Hunting hounds chase stag across wildlife sanctuary

Two hounds from a Devon and Somerset stag hunt were caught chasing a stag on to the League Against Cruel Sports’ wildlife sanctuary in Somerset.

On Thursday 17th August, 2017, the Devon and Somerset Staghounds were observed persuing a stag on land neighbouring the League’s Baronsdown sanctuary, in Dulverton, West Somerset.

The frightened and exhausted stag managed to reach the safety of the Baronsdown sanctuary, but two hunting hounds continued to chase the terrified animal on to land that is meant to be safe for wildlife.

Paul Tillsley, head of conservation and education for the League Against Cruel Sports said: “It was truly horrific to see the hunt chasing this marvellous stag, in his prime, in the guise of ‘research’.

“We were relieved to see the stag reach the safety of the League’s Baronsdown sanctuary, but shocked the hunt didn’t stop two of their hounds from continuing the pursuit of the stag and shattering the peace of this wildlife haven.”

Hunting of deer with dogs is banned under the Hunting Act 2004 but there are still three stag hunts in the West of England which regularly chase and kill deer, by abusing some of the ban’s exemptions. Stag hunts use the 'Research and Observation' exemption that was designed for researchers and not hunters.

While monitoring the Devon and Somerset Staghounds’ activities, League staff witnessed the mature stag being hunted down a wooded valley that forms a boundary with the League’s Baronsdown sanctuary and runs parallel to the A396.

The stag crossed the A396 and the River Exe desperately attempting to flee from the hunt, but was relentlessly pursued by two hounds on to sanctuary land. One dog was apprehended by League sanctuary officer Graham Floyd.

Philippa King, acting CEO for the League Against Cruel Sports, said: “This stag should have been safe when it crossed onto sanctuary land, but two of the hunt’s hounds – not under proper control - relentlessly pursued it.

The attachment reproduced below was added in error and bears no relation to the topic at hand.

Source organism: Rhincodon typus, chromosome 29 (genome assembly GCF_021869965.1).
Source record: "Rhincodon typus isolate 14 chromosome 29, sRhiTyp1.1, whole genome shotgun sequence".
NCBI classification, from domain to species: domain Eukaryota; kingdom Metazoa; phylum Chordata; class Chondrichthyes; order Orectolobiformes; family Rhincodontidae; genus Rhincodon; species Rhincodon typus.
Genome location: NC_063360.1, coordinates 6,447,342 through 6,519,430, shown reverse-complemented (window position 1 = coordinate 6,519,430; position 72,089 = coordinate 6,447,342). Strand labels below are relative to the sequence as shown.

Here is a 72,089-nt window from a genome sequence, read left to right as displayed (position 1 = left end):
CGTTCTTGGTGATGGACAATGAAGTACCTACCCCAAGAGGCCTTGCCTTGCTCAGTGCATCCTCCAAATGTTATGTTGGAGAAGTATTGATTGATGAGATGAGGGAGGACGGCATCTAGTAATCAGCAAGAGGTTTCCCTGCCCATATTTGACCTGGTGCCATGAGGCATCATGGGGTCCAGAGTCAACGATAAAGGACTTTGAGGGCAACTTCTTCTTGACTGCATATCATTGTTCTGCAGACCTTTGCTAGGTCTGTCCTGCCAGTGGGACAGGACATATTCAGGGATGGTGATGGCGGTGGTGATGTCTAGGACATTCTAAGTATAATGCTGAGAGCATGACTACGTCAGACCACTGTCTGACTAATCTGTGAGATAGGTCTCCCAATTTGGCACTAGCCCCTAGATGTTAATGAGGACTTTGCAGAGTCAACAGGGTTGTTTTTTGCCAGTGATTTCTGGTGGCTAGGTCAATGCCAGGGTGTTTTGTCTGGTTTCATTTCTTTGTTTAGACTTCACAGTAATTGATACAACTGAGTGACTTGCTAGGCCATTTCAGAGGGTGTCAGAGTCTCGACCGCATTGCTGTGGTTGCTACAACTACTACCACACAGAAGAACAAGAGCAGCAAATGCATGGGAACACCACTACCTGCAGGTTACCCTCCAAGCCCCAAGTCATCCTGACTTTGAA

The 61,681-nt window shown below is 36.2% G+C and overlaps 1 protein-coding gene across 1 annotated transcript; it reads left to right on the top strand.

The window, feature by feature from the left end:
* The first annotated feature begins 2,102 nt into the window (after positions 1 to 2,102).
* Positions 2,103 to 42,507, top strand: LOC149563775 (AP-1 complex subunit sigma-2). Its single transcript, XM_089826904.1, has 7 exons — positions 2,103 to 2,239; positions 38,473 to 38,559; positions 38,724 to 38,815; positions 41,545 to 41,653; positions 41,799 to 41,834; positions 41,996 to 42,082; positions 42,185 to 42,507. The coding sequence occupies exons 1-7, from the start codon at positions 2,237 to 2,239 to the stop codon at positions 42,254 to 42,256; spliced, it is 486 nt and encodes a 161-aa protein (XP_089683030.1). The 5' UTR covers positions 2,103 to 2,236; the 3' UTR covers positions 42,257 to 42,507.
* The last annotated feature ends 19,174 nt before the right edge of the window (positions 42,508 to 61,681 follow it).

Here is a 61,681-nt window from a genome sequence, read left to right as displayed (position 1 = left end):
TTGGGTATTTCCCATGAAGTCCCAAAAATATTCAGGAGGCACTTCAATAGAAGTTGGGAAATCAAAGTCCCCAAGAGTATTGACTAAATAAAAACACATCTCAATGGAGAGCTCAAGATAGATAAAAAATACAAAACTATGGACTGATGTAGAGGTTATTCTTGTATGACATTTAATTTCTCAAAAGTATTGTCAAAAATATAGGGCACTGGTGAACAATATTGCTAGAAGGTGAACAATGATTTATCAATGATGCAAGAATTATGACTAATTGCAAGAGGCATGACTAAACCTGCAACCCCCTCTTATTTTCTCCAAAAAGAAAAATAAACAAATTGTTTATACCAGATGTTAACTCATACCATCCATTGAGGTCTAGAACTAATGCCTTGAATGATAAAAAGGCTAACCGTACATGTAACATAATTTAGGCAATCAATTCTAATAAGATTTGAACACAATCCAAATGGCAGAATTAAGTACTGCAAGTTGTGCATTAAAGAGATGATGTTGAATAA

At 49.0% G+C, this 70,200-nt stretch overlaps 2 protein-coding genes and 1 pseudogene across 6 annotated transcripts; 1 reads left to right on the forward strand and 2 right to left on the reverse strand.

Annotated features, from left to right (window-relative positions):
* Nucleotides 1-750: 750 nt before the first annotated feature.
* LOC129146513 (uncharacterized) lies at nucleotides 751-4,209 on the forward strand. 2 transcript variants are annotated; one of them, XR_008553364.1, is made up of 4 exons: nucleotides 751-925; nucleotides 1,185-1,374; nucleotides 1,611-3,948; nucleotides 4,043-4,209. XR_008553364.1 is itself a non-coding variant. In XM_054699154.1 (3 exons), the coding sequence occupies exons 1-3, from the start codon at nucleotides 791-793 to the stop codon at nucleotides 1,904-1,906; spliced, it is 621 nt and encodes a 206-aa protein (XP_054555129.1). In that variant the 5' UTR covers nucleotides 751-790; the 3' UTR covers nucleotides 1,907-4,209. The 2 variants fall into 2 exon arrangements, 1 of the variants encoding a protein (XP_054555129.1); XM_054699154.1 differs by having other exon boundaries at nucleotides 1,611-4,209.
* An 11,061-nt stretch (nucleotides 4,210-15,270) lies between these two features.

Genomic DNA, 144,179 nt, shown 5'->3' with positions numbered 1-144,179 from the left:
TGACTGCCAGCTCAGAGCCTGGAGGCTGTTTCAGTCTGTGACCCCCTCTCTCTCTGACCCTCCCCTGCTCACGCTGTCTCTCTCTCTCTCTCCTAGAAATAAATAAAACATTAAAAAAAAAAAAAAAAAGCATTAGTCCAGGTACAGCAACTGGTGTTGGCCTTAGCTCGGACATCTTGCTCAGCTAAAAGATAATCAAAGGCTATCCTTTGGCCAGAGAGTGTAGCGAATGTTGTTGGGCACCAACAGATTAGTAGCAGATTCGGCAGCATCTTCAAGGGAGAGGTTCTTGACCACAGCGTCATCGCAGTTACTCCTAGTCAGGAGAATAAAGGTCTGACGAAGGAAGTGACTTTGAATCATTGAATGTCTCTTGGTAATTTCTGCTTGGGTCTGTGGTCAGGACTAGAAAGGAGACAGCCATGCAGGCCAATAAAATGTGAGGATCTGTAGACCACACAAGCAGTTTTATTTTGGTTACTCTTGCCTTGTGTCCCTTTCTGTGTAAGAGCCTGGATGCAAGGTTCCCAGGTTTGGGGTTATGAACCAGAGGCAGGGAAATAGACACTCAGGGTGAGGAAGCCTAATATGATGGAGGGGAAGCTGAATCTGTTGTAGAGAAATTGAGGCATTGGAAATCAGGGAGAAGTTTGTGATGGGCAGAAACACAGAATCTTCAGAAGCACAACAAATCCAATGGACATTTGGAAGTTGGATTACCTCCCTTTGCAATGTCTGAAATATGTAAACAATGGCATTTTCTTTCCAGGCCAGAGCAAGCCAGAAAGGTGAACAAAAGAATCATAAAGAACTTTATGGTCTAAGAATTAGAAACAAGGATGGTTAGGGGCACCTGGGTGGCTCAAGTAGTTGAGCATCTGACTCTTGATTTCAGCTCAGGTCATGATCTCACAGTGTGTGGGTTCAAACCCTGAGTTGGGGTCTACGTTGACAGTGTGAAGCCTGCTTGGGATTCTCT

“Eighty-eight per cent of the public oppose deer hunting. This incident is a stark reminder that the Hunting Act needs strengthening, so exemptions like research and observation can no longer be flouted by the hunts in order to persecute animals for ‘sport’.

“Research has shown stag hunting to be terrifying and exhausting for a stag, with pursuits lasting for up to three hours. The poor animals literally have to run for their lives.”

The apprehended staghound was kept safe by League staff members until huntsman Peter Heard was escorted onto the Baronsdown sanctuary to collect the dog.

The League Against Cruel Sports owns around 550 acres of land in Somerset and Devon, which is maintained as wildlife sanctuaries where animals can live free from persecution. Despite the Hunting Act (2004), hunts continue to chase and kill wild animals, so the League’s sanctuaries have a vital role to fulfil and staff maintain a vigilant presence to keep the wildlife that relies on them safe.


  • Please contact the League’s Press Office on 01483 524250 (24hrs) or email for any image, comment or interview requests
  • The League Against Cruel Sports is Britain's leading charity that works to stop animals being persecuted, abused and killed for sport. The League was instrumental in helping bring about the landmark Hunting Act. We carry out investigations to expose law-breaking and cruelty to animals and campaign for stronger animal protection laws and penalties. We work to change attitudes and behaviour through education and manage sanctuaries to protect wildlife. Find out more about our work at
  • League Against Cruel Sports is a registered charity in England and Wales (1095234) and Scotland (SC045533)

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